- Associated Press - Saturday, May 6, 2017

LITTLE ROCK, Ark. (AP) - A judge’s decision to participate in an anti-death penalty demonstration the same day he effectively blocked executions was already on track to become the latest chapter in his long-running fight over free speech rights for those on the bench. A potential effort by lawmakers to remove the judge from office has expanded it into an even more politically charged battle between the legislative and judicial branches.

The House’s approval last week of rules outlining procedures for impeachment was a warning from the Republican Legislature that it’s preparing to take action against Pulaski County Circuit Judge Wendell Griffen, who’s already been removed from handling any death penalty related cases. House leaders say the new rules address a concern that’s arisen in recent years about the lack of specifics in the state’s constitution on the impeachment process.

“I would not propose we do something in our House rules because of one individual or citizen in the state of Arkansas,” Speaker Jeremy Gillam told House members last week.

The House’s move drew complaints from some lawmakers that this was a thinly veiled attempt to begin impeachment proceedings, and also prompted questions why ethical lapses by other judges didn’t prompt similar efforts to clarify the rules.

“If this is really about impeaching Judge Griffen, let’s be courageous as a body, let’s be honest as a body and say that’s what we’re doing,” Democratic Rep. Vivian Flowers said. “And then address it appropriately, not come down here and file a resolution the day before it’s to be addressed without any opportunity for any of us to be a part of the process or discussion.”

The rules came after Republican lawmakers had criticized Griffen, who last month issued an order blocking Arkansas from using one of its lethal injection drugs after a medical supply company said it had been duped by state officials. After issuing the order, Griffen was seen at an anti-death penalty demonstration outside the governor’s mansion. Griffen lay down strapped to a cot, which evoked the image of a condemned inmate awaiting lethal injection. Critics in the Legislature have called Griffen’s actions judicial misconduct that may warrant removal from office.

Griffen has cast the fight as one over his First Amendment right to practice his religion, saying he was portraying Jesus when strapped to the cot and participating in a Good Friday vigil with his church. Photos showed Griffen wearing an anti-death penalty button and surrounded by people holding signs opposing the state’s executions. He’s bristled at the notion that he shouldn’t have participated in the vigil after issuing his order.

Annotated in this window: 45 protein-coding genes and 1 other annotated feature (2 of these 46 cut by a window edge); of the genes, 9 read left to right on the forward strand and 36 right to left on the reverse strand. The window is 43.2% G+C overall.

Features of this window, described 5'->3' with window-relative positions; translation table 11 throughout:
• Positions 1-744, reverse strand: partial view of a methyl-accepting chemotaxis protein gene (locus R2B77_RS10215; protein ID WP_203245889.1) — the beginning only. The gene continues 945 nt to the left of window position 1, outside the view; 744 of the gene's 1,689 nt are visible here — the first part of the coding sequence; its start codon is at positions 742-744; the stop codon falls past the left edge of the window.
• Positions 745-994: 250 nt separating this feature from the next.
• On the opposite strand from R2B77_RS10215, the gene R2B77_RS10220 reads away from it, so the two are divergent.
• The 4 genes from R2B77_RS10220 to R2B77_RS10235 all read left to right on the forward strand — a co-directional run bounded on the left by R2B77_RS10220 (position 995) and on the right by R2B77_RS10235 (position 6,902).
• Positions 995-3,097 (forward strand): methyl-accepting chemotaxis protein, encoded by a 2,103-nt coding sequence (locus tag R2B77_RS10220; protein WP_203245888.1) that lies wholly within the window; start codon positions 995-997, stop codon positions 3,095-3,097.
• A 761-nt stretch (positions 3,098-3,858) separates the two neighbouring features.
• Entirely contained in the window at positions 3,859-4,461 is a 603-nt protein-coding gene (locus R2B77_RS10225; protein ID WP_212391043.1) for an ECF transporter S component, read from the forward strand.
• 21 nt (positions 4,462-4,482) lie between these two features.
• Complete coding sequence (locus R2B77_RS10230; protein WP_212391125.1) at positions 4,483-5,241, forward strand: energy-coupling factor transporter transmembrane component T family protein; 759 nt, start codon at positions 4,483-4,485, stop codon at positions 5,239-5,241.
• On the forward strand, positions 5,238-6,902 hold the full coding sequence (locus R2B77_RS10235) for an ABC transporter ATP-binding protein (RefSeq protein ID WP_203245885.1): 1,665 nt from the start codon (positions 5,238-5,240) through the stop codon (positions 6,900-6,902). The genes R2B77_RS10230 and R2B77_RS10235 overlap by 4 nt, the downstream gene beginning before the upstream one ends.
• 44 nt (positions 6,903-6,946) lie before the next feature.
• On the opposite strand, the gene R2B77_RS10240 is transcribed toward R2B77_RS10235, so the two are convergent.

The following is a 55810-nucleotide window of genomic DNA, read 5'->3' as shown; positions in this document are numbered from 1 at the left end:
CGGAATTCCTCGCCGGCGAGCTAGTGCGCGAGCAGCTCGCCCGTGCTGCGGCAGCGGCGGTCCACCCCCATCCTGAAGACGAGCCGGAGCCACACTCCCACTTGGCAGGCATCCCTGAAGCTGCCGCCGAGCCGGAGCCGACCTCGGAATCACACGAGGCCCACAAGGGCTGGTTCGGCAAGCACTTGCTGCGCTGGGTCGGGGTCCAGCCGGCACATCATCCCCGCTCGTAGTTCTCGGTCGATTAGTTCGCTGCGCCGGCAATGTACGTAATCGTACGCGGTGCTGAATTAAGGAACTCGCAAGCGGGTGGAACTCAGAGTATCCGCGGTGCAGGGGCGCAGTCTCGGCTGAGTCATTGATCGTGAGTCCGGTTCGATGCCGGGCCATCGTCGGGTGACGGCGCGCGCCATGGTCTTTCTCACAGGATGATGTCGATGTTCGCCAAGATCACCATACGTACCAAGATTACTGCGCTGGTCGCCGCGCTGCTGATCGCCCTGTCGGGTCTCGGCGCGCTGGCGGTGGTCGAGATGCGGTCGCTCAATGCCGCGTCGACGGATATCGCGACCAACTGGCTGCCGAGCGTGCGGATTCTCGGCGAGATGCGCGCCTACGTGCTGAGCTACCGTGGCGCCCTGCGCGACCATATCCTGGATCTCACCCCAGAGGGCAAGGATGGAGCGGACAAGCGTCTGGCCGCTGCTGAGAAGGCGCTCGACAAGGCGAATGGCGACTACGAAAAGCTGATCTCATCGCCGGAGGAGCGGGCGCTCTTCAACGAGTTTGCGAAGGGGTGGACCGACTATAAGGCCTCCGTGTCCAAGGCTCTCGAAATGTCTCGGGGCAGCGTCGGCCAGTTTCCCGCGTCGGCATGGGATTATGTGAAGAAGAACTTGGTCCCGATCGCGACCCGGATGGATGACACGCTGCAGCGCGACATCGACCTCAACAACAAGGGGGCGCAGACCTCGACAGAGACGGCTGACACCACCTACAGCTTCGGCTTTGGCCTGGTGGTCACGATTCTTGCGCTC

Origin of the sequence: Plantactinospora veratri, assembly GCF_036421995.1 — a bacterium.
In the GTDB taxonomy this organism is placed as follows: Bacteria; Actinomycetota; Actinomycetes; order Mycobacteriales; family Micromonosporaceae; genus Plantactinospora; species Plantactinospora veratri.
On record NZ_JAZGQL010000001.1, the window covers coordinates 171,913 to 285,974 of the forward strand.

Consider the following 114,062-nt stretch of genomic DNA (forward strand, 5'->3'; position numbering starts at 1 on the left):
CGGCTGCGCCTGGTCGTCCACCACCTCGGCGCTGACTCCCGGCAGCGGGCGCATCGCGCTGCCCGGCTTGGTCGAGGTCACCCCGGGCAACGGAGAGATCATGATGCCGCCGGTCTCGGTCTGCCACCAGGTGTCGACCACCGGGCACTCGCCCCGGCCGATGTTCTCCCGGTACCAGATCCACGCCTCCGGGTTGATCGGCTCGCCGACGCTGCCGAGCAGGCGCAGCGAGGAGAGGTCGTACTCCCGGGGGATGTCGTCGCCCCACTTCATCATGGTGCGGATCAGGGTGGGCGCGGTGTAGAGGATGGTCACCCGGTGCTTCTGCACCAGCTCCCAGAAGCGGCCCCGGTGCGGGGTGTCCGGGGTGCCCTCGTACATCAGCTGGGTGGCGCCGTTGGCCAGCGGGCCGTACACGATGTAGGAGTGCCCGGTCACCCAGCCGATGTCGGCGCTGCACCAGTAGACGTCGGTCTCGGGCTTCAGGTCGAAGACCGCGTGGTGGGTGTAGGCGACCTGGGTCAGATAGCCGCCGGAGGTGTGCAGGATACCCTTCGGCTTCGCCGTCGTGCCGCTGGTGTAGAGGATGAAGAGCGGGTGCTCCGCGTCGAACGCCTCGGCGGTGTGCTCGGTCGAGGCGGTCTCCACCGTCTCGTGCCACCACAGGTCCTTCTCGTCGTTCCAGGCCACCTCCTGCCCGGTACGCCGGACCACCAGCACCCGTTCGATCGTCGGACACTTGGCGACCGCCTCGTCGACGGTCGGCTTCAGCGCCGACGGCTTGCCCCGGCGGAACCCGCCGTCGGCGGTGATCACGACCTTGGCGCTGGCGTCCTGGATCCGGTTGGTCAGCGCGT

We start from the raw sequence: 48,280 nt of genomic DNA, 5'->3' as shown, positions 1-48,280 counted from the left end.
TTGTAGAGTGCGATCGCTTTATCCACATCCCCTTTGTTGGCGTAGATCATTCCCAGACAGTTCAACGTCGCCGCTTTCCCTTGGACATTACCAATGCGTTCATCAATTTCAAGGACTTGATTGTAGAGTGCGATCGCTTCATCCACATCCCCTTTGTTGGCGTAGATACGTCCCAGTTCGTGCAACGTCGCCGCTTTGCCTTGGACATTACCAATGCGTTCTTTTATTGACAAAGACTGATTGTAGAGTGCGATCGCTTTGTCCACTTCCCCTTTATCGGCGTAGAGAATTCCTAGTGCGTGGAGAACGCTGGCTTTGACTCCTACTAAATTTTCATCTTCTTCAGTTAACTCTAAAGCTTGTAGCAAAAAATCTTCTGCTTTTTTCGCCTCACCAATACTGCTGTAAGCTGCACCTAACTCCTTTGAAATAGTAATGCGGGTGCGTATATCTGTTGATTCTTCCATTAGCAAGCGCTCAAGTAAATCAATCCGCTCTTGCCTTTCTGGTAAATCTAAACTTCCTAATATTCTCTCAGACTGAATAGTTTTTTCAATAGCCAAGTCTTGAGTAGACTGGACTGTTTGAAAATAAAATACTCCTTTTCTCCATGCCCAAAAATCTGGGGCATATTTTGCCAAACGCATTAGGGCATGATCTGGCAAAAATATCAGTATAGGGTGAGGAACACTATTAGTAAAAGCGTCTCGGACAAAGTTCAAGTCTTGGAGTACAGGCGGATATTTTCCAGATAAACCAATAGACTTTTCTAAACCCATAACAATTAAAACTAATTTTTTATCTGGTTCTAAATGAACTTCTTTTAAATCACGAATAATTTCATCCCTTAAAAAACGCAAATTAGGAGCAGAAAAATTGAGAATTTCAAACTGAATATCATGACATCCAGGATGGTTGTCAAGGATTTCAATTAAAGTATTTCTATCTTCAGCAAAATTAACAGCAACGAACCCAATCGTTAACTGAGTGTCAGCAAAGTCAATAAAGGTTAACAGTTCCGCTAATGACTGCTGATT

“Because then what you’re saying is I cannot live out my faith unless I check my docket,” Griffen said.

The Judicial Discipline and Disability Commission is investigating Griffen after the state Supreme Court barred him from hearing any death penalty related cases. But the panel is also investigating a complaint Griffen filed in response - accusing the high court of taking action without giving him a chance to respond. A similar complaint Griffen filed against Attorney General Leslie Rutledge is also under investigation by the Committee on Professional Conduct, which considers complaints against lawyers.

Griffen has tangled with the judicial commission in the past over the free speech rights of judges. Griffen, who served 12 years on the state Court of Appeals, previously battled with the panel over remarks he made criticizing President George W. Bush and the war in Iraq. The panel ultimately dropped its case against him. Griffen, however, has continued to draw the ire of conservatives over his outspokenness on issues, including his opposition to a religious objections measure two years ago. He also blogs regularly on current events, and used a post last week to push back against the impeachment talk in the Legislature.

“We have no right to use our offices to punish or threaten people for exercising their right to disagree with us,” Griffen wrote.

Depending on how far lawmakers want to go, that disagreement could dominate the Legislature’s attention in the coming months.

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Andrew DeMillo has covered Arkansas government and politics for The Associated Press since 2005. Follow him on Twitter at www.twitter.com/ademillo


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